The story of the rise and fall of the moon's magnetic field constantly energizes planetary scientists. Simply put, under secular magnetism models, the moon is too small to have maintained its charge as long as evolutionists imagine and as strongly as its magnetic clues indicate. Secular scientists face a grave challenge in reconciling the moon's magnetic signatures with billion-year age assignments.
The latest foray into this collection of highly charged lunar dilemmas resulted in a team of scientists selecting a solution that, in the end, still failed to fit all the facts.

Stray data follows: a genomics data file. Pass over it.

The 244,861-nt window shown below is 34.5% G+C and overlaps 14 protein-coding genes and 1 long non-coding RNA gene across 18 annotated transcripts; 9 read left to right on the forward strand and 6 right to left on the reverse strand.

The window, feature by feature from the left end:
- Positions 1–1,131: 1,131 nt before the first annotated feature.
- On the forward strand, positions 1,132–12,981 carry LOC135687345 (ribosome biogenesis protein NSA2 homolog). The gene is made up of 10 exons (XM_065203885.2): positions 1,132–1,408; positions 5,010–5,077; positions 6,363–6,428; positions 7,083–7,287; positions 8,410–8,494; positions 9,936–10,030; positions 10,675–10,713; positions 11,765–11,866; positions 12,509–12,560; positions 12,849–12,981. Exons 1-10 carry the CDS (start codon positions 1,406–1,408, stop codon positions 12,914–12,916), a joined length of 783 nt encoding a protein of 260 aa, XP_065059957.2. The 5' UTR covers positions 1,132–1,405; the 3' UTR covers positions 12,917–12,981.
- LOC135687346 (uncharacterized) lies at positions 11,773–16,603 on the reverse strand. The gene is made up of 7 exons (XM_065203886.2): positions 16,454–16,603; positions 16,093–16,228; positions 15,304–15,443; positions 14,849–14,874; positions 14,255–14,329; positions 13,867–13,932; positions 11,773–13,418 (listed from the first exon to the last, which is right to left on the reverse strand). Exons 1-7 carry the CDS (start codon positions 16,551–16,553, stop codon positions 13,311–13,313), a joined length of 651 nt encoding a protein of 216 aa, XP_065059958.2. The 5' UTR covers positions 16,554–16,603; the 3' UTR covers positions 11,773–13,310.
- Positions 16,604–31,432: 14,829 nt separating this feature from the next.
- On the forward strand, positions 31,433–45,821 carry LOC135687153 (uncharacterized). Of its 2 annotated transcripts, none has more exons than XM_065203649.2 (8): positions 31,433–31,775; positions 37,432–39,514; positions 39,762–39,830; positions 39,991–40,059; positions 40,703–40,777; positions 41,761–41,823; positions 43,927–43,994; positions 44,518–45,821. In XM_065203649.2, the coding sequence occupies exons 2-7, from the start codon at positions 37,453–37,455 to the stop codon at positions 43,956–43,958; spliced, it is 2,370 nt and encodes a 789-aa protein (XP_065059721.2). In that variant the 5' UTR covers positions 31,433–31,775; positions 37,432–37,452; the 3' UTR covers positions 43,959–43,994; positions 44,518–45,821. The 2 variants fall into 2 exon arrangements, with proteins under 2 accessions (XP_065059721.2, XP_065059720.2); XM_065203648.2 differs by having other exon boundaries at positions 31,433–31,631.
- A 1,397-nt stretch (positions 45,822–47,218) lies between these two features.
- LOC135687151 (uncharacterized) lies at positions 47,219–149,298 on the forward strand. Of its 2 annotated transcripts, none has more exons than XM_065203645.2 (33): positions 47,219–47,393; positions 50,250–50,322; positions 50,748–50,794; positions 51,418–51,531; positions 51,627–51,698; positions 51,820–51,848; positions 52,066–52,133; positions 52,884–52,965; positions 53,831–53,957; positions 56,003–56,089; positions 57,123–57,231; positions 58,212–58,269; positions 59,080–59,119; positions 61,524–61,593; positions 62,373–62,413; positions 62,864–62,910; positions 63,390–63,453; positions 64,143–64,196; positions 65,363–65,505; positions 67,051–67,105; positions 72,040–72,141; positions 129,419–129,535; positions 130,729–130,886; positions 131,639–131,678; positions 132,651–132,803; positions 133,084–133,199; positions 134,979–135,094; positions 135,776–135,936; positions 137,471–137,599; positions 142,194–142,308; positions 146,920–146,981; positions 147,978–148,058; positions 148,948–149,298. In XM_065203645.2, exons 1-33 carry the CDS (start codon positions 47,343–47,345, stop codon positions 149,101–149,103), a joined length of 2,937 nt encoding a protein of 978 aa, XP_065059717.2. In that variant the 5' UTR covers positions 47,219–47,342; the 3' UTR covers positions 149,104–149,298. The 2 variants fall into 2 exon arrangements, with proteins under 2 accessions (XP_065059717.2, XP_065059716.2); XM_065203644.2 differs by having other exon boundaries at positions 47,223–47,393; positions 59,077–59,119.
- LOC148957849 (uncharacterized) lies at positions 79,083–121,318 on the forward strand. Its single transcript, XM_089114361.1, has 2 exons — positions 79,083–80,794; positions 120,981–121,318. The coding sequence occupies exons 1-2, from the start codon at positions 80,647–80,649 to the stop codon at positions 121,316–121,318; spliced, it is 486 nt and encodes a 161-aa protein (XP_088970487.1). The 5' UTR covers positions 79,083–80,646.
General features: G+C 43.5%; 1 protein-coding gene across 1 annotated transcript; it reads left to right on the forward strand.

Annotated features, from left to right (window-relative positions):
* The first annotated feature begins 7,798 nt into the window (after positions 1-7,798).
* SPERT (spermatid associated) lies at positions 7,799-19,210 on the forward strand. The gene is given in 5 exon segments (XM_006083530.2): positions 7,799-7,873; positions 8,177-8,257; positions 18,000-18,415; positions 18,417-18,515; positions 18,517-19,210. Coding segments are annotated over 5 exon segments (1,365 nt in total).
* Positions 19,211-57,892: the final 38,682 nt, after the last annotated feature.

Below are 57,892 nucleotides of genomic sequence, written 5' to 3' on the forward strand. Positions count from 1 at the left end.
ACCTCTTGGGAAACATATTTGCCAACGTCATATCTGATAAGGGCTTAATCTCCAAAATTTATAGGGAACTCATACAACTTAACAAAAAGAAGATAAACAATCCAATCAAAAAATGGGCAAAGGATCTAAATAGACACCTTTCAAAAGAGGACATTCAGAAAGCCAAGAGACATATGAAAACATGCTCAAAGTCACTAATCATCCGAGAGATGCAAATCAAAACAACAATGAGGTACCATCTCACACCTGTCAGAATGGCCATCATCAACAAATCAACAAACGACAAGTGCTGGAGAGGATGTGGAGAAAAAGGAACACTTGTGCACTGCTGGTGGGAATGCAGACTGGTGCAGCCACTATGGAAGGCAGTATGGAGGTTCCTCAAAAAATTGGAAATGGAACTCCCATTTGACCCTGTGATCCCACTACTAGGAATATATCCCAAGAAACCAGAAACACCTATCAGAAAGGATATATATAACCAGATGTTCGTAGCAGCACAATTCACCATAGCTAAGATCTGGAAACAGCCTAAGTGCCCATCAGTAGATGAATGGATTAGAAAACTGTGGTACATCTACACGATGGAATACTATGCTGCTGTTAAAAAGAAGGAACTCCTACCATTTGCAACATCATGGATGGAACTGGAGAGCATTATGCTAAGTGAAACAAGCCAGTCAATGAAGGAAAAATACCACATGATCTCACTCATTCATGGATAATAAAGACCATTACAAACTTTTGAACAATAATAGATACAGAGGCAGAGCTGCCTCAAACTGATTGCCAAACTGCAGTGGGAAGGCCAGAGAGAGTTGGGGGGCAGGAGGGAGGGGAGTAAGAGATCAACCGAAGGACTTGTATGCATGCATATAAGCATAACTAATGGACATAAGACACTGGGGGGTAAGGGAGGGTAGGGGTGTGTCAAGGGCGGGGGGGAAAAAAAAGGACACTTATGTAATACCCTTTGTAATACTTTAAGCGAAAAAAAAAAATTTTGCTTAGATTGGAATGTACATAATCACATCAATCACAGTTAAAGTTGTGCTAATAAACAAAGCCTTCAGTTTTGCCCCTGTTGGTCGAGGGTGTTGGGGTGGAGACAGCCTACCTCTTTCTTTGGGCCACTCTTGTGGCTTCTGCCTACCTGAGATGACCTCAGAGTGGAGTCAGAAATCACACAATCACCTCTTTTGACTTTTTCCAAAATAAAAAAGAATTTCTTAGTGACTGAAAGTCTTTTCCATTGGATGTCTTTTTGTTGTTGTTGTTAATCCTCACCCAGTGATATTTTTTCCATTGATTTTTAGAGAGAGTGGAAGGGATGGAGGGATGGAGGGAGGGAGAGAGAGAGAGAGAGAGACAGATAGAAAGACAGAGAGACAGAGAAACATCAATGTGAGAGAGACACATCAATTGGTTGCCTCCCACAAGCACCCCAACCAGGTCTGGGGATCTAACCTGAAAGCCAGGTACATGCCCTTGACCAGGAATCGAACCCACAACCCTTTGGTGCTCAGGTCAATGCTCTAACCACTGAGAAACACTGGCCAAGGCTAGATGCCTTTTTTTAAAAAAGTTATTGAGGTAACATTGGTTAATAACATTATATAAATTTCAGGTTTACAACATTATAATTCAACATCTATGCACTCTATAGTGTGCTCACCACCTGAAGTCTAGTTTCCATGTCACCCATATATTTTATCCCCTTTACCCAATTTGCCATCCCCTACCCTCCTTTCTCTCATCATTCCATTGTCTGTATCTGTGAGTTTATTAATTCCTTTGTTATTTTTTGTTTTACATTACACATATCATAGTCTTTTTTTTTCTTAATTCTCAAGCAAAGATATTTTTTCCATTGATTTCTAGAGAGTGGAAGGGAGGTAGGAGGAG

And here are a few of these relevant facts from the article, published in the Proceedings of the National Academy of Sciences (PNAS):To find out the difficulties with these ideas, you can finish reading "The Moon's Latest Magnetic Mysteries", here.
- The moon has a feeble magnetic field today.
- Moon rocks retrieved by the Apollo missions contain remanent magnetism that records an ancient lunar magnetic field that was once as strong as the earth's is today.
- The most popular secular theory attempting to explain planetary magnetism involves a dynamo caused by differentially rotating molten fluids near the core. But the fact is such a dynamo would wear down millions of years before the age assignments evolutionists attach to the moon's days of high magnetic field strength.